The role of fractionation and land quality in suppressing income growth on American Indian reservations.
Fellowship Director, Senior Fellow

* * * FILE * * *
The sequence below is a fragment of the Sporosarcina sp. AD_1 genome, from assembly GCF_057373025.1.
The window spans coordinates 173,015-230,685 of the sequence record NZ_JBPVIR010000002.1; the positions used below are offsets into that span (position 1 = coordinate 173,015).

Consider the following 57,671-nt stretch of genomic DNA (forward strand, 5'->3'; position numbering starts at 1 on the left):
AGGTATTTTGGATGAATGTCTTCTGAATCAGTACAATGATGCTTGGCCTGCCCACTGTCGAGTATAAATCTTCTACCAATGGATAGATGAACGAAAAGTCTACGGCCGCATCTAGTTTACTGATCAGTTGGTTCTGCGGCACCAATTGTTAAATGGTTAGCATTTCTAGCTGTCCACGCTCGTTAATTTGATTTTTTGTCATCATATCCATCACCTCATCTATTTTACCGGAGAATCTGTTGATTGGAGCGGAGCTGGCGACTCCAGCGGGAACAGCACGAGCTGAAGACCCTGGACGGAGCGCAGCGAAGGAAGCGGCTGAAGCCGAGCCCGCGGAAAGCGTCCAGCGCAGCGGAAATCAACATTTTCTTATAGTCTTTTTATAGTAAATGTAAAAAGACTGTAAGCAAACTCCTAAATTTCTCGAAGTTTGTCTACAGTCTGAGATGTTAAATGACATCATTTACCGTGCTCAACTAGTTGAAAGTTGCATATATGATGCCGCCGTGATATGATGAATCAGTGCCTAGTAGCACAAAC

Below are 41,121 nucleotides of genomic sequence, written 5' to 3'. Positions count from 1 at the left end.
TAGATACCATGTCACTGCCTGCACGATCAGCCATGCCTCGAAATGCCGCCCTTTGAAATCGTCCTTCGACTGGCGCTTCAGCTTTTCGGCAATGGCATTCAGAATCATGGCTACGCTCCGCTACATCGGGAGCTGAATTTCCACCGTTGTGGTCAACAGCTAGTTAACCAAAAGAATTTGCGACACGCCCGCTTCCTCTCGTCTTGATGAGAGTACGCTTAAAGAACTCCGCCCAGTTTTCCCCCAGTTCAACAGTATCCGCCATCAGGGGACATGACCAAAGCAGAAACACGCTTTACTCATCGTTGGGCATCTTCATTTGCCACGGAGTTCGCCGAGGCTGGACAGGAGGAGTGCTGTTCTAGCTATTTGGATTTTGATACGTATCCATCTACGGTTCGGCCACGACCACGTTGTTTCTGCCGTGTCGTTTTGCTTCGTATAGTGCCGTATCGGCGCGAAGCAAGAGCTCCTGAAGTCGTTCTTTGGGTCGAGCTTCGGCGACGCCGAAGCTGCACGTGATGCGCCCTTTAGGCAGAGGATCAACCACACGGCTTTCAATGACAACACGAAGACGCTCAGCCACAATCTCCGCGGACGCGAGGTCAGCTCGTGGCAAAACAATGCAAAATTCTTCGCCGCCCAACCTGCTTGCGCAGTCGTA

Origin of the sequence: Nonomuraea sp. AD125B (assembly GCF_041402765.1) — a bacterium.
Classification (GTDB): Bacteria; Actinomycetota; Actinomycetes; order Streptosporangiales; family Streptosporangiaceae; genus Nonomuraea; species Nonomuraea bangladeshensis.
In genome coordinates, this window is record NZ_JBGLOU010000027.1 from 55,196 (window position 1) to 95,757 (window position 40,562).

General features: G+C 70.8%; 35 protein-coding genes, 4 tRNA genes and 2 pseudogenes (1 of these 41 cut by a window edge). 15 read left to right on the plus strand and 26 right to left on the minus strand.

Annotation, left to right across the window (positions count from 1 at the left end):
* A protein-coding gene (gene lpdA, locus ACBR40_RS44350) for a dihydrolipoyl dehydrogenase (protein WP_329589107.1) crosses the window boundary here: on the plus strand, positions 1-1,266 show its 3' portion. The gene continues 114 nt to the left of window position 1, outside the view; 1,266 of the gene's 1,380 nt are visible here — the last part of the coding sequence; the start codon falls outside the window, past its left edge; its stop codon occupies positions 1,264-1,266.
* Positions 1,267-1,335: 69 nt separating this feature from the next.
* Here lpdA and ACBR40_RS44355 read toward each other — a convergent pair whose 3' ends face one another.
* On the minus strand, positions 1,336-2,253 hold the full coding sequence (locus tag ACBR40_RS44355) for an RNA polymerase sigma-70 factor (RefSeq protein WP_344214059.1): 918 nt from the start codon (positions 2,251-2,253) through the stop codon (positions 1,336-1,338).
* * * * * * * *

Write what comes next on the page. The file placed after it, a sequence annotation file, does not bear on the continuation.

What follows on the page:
Dominic P. Parker is an Associate Professor of Agricultural and Applied Economics at the University of Wisconsin-Madison where he serves editorial roles for three leading academic journals in environmental and resource economics. Parker is a visiting fellow at the Hoover Institution and a regular faculty lecturer at the Ronald Coase Institute and the Elinor Ostrom Workshop. His primary research interest is understanding the effects, intended and unintended, of public policies directed towards the environment and natural resources and the role that markets and property rights may play in regulating those effects. He also studies the economies of indigenous communities, and how colonial policies affect their development. Parker’s research spans studies of land use and conservation, wildlife and fisheries, conflict minerals, oil booms and busts, and renewable energy. It appears in journals in economics, science, and law and it has been featured in popular press outlets including the Washington Post, Wall Street Journal, BBC News, and The Atlantic.